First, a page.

Farmworkers and Laborers, Crop

What they do:

Manually plant, cultivate, and harvest vegetables, fruits, nuts and field crops. Use hand tools, such as shovels, trowels, hoes, tampers, pruning hooks, shears, and knives. Duties may include tilling soil and applying fertilizers; transplanting, weeding, thinning, or pruning crops; applying pesticides; cleaning, packing, and loading harvested products. May construct trellises, repair fences and farm buildings, or participate in irrigation activities.

On the job, you would:

  • Set up and operate irrigation equipment.
  • Operate tractors, tractor-drawn machinery, and self-propelled machinery to plow, harrow and fertilize soil, or to plant, cultivate, spray and harvest crops.
  • Repair and maintain farm vehicles, implements, and mechanical equipment.
  • Harvest fruits and vegetables by hand.
  • Apply pesticides, herbicides or fertilizers to crops.
  • Inform farmers or farm managers of crop progress.
  • Identify plants, pests, and weeds to determine the selection and application of pesticides and fertilizers.
  • Direct and monitor the work of casual and seasonal help during planting and harvesting.
  • Clear and maintain irrigation ditches.
  • Record information about crops, such as pesticide use, yields, or costs.

Knowledge

  • Mechanical
  • Knowledge of machines and tools, including their designs, uses, repair, and maintenance.
  • Personnel and Human Resources
  • Knowledge of principles and procedures for personnel recruitment, selection, training, compensation and benefits, labor relations and negotiation, and personnel information systems.
  • Food Production
  • Knowledge of techniques and equipment for planting, growing, and harvesting food products (both plant and animal) for consumption, including storage/handling techniques.
  • Transportation
  • Knowledge of principles and methods for moving people or goods by air, rail, sea, or road, including the relative costs and benefits.
  • Administration and Management
  • Knowledge of business and management principles involved in strategic planning, resource allocation, human resources modeling, leadership technique, production methods, and coordination of people and resources.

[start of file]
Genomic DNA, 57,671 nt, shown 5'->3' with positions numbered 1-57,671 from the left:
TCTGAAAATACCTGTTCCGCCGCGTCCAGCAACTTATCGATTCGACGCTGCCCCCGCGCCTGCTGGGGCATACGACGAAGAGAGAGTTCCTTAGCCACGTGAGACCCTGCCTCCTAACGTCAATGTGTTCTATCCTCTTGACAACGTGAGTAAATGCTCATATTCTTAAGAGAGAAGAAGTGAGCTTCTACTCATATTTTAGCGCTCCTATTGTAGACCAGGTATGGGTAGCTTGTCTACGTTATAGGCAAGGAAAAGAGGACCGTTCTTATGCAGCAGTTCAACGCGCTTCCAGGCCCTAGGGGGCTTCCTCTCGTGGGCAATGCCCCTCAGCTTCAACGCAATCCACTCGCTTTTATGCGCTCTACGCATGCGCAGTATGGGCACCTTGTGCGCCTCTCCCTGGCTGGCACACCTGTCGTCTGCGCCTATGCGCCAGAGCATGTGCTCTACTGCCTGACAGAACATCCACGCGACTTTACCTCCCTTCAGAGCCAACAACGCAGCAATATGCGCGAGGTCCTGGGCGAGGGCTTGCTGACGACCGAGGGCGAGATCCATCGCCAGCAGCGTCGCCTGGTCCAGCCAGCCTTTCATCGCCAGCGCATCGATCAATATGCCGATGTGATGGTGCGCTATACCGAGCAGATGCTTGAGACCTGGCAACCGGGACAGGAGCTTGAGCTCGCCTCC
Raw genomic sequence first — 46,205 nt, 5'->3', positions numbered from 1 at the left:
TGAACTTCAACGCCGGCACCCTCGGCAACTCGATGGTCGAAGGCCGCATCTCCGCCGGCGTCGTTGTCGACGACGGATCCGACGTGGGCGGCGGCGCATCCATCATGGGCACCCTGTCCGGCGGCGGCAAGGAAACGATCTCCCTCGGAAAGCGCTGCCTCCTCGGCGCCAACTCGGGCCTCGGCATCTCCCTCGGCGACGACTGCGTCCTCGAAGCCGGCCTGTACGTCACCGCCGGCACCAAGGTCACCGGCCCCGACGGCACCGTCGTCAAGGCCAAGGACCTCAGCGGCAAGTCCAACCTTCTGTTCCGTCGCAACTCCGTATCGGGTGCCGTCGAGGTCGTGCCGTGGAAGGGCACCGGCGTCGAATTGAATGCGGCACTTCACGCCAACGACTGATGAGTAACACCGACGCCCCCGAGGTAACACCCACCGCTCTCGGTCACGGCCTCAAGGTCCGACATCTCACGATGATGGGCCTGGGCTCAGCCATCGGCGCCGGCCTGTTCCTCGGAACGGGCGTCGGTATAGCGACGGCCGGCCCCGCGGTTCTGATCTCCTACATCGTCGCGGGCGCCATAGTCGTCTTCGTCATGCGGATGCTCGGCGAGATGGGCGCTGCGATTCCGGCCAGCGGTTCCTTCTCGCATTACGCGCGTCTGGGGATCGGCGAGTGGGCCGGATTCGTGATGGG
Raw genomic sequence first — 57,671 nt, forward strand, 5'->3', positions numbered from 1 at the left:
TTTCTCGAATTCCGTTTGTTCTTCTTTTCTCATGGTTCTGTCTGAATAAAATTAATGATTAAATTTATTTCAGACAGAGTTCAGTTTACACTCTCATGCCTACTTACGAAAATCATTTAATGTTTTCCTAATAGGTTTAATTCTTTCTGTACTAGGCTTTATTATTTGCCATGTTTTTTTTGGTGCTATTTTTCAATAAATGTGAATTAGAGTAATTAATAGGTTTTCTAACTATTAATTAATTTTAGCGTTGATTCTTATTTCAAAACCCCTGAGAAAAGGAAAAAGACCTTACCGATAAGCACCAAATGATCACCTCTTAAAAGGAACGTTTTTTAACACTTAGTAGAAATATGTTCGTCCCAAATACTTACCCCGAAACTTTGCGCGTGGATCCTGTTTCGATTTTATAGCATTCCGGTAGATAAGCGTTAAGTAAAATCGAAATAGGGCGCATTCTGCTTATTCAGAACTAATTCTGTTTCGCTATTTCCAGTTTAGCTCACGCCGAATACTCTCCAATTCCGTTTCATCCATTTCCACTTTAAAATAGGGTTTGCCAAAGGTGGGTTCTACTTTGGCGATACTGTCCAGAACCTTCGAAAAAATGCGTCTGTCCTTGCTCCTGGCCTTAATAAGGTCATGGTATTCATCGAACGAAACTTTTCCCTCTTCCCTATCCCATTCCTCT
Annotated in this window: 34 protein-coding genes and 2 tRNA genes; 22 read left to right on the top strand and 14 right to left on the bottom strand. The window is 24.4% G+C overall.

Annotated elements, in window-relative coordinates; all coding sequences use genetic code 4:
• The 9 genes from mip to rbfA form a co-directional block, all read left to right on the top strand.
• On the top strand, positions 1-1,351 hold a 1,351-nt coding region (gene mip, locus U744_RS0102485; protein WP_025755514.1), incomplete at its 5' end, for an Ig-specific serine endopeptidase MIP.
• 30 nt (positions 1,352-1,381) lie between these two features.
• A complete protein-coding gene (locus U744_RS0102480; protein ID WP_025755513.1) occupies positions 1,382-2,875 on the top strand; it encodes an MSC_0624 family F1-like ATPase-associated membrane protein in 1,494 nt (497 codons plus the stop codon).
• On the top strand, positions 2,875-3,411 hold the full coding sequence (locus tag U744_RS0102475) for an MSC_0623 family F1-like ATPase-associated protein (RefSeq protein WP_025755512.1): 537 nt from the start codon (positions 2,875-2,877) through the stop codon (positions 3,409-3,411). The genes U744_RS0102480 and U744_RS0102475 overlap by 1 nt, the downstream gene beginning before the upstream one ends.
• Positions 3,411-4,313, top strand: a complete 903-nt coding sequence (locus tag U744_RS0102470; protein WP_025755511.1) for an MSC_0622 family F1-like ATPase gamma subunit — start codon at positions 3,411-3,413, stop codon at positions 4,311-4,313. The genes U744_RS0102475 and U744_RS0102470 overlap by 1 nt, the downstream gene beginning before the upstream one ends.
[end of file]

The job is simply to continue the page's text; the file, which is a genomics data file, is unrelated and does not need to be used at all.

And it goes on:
• Clerical
  • Knowledge of administrative and clerical procedures and systems such as word processing, managing files and records, stenography and transcription, designing forms, and other office procedures and terminology.
  • Public Safety and Security
  • Knowledge of relevant equipment, policies, procedures, and strategies to promote effective local, state, or national security operations for the protection of people, data, property, and institutions.
  • English Language
  • Knowledge of the structure and content of the English language including the meaning and spelling of words, rules of composition, and grammar.
  • Production and Processing
  • Knowledge of raw materials, production processes, quality control, costs, and other techniques for maximizing the effective manufacture and distribution of goods.
  • Customer and Personal Service
  • Knowledge of principles and processes for providing customer and personal services. This includes customer needs assessment, meeting quality standards for services, and evaluation of customer satisfaction.

Skills

  • Operation Monitoring
  • Watching gauges, dials, or other indicators to make sure a machine is working properly.
  • Operation and Control
  • Controlling operations of equipment or systems.
  • Active Listening
  • Giving full attention to what other people are saying, taking time to understand the points being made, asking questions as appropriate, and not interrupting at inappropriate times.
  • Speaking
  • Talking to others to convey information effectively.
  • Critical Thinking
  • Using logic and reasoning to identify the strengths and weaknesses of alternative solutions, conclusions or approaches to problems.
  • Coordination
  • Adjusting actions in relation to others' actions.
  • Monitoring
  • Monitoring/Assessing performance of yourself, other individuals, or organizations to make improvements or take corrective action.
  • Equipment Maintenance
  • Performing routine maintenance on equipment and determining when and what kind of maintenance is needed.
  • Management of Personnel Resources
  • Motivating, developing, and directing people as they work, identifying the best people for the job.
  • Judgment and Decision Making
  • Considering the relative costs and benefits of potential actions to choose the most appropriate one.

Abilities

  • Control Precision
  • The ability to quickly and repeatedly adjust the controls of a machine or a vehicle to exact positions.
  • Multilimb Coordination
  • The ability to coordinate two or more limbs (for example, two arms, two legs, or one leg and one arm) while sitting, standing, or lying down. It does not involve performing the activities while the whole body is in motion.
  • Rate Control
  • The ability to time your movements or the movement of a piece of equipment in anticipation of changes in the speed and/or direction of a moving object or scene.
  • Manual Dexterity
  • The ability to quickly move your hand, your hand together with your arm, or your two hands to grasp, manipulate, or assemble objects.
  • Speech Recognition
  • The ability to identify and understand the speech of another person.